190 F3d 924 Bandag v. Jack's Tire & Oil, Inc.

190 F.3d 924 (8th Cir. 1999)

Bandag, Incorporated, Plaintiff - Appellant,
Jack's Tire & Oil, Inc., Defendant - Appellee.

No. 99-2417

United States Court of Appeals FOR THE EIGHTH CIRCUIT

Submitted: July 13, 1999
Filed: September 3, 1999

Appeal from the United States District Court for the Southern District of Iowa.

Before RICHARD S. ARNOLD, BRIGHT, and LOKEN, Circuit Judges.


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Bandag, Incorporated, appeals the district court's1 denial of a preliminary injunction requiring a former Utah franchisee, Jack's Tire & Oil, Inc., to keep its promise not to compete for one year following termination of its Bandag franchise. Concluding that Bandag failed to demonstrate irreparable injury, we affirm.


Bandag introduced its pre-cure method for retreading tires in 1957 and today is a major international competitor in the tire retreading industry. In this country, Bandag markets its products and services in part through a network of some three hundred independent franchisees. Bandag franchisees use the Bandag pre-cure method of manufacturing retreads and service Bandag's national fleet accounts as well as their own local customers.


Jack's has offered a wide array of tire services since 1940, including new tire and wheel sales, tire balancing, and repairs. Jack's became a Bandag franchisee in 1972. The 1978 franchise agreement gave Jack's the exclusive right to manufacture Bandag retreads in the two-county area surrounding Logan, Utah. In the covenant now at issue, Jack's agreed that if either party terminated the agreement Jack's would not use the "pre-cast or pre-cured tread rubber" method of retreading tires in this territory for one year.


In 1997, two Bandag-owned retreading shops began operating in Utah. Jack's responded by commencing talks with Michelin, Jack's largest supplier of new tires, about the possibility of converting Jack's retreading operations to Michelin's pre-mold method. In March 1999, Jack's informed Bandag of its intent to terminate the franchise relationship. The following month, when Jack's and two affiliates in other locations started up as Michelin retreading distributors, Bandag commenced this lawsuit to enforce the covenant not to compete in Logan. Bandag's agreements with the other two Jack's affiliates did not contain such covenants, so only Jack's activities in Logan are at issue. On May 14, following an evidentiary hearing, the district court denied Bandag's motion for a preliminary injunction and set the case for trial on September 13, 1999. Bandag appealed. We have jurisdiction to review an interlocutory order denying a preliminary injunction. See 28 U.S.C. 1292(a)(1). We granted Bandag's motion for expedited review.


We review the denial of a preliminary injunction for abuse of discretion. See Kirkeby v. Furness, 52 F.3d 772, 774 (8th Cir. 1995). In deciding a preliminary injunction motion, the district court weighs (1) the threat of irreparable harm to the moving party; (2) the movant's likelihood of success on the merits; (3) the balance between the harm to the movant if the injunction is denied and the harm to other parties if the injunction is granted; and (4) the public interest. See Dataphase Sys., Inc. v. CL Sys., Inc., 640 F.2d 109, 113 (8th Cir. 1981) (en banc). These factors are not a rigid formula. However, "[t]he basis of injunctive relief in the federal courts has always been irreparable harm and inadequacy of legal remedies." Beacon Theatres, Inc. v. Westover, 359 U.S. 500, 506-07 (1959). Thus, to warrant a preliminary injunction, the moving party must demonstrate a sufficient threat of irreparable harm. See Adam-Mellang v. Apartment Search, Inc., 96 F.3d 297, 299 (8th Cir. 1996).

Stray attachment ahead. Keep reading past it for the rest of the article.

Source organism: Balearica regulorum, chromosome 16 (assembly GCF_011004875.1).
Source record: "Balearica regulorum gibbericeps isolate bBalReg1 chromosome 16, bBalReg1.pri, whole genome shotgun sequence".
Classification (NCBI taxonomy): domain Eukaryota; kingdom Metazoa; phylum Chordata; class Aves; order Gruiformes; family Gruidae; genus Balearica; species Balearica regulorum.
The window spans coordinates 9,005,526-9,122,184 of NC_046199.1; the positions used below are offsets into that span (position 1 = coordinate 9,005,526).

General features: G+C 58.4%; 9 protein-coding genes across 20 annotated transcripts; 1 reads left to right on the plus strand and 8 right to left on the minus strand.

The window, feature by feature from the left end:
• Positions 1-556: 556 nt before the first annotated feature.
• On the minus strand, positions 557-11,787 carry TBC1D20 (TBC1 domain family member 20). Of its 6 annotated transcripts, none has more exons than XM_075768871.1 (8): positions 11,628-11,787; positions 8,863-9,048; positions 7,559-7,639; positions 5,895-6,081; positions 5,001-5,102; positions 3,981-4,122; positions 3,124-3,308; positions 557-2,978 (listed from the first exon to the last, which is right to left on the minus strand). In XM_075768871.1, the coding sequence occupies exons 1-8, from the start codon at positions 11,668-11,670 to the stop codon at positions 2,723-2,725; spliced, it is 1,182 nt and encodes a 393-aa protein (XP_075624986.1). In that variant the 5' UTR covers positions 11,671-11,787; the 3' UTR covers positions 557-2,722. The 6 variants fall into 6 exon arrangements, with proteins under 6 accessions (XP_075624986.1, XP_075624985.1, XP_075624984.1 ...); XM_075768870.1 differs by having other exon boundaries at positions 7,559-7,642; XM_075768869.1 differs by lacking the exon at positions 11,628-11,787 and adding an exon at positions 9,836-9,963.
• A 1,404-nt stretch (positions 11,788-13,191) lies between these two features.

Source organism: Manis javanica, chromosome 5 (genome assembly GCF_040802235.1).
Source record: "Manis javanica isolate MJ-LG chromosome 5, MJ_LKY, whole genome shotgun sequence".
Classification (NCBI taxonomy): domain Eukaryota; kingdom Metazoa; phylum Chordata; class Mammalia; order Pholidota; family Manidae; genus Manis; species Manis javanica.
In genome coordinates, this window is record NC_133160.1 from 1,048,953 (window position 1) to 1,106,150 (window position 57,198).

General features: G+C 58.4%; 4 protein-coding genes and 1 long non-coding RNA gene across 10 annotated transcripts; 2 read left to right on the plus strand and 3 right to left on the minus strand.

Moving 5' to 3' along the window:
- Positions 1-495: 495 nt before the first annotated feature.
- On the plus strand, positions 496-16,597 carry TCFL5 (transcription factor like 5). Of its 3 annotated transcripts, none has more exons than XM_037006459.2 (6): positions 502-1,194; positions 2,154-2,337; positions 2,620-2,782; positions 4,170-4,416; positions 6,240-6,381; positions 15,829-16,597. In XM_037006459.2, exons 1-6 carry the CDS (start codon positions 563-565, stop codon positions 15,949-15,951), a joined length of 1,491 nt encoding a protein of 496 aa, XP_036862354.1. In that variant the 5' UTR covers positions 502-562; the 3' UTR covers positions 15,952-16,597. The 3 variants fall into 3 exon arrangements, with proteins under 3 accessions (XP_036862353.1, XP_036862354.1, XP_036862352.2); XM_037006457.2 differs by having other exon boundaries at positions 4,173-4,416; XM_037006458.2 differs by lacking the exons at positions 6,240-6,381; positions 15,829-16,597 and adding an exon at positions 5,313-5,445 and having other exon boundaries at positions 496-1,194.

On appeal, Bandag argues that, absent a preliminary injunction enforcing the covenant not to compete, it faces irreparable harm because Jack's is "poised to convert" existing Bandag customers to Michelin. In addition, Bandag argues that it will have difficulty serving its national fleet accounts in sparsely populated northern Utah, and that Jack's breach of the non-compete clause, unless enjoined, will weaken Bandag's entire franchise system.


Given the wide array of products and services that Jack's offers in addition to retreading, and the goodwill Jack's developed before becoming a Bandag franchisee, Bandag has failed to show that Jack's post-termination competition will deprive Bandag of customer loyalties it has earned, as opposed to simply maintaining customer loyalties Jack's has earned. On the other hand, the ability to service national fleet accounts is an important part of Bandag's goodwill, but Bandag has failed to show that it is presently unable to provide emergency services to those customers from its company-owned and other franchised operations located in Ogden and Pocatello, Utah, some thirty miles from the Logan area. Finally, Bandag's contention that failure to enjoin Jack's defection will irreparably injure its entire franchise system is belied by the fact that Bandag has not included such covenants in many of its franchise agreements, including its agreements with two Jack's affiliates. Compare Casey's Gen. Stores, Inc. v. Campbell Oil Co., Inc. 441 N.W.2d 758, 761 (Iowa 1989). On this record, we conclude the district court did not abuse its discretion when it concluded that "[a]ny harm Bandag sustains between now and a September trial will adequately be compensated by an award of damages and permanent injunction."

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The order of the district court denying Bandag's motion for a preliminary injunction is affirmed.



The HONORABLE CHARLES R. WOLLE, United States District Judge for the Southern District of Iowa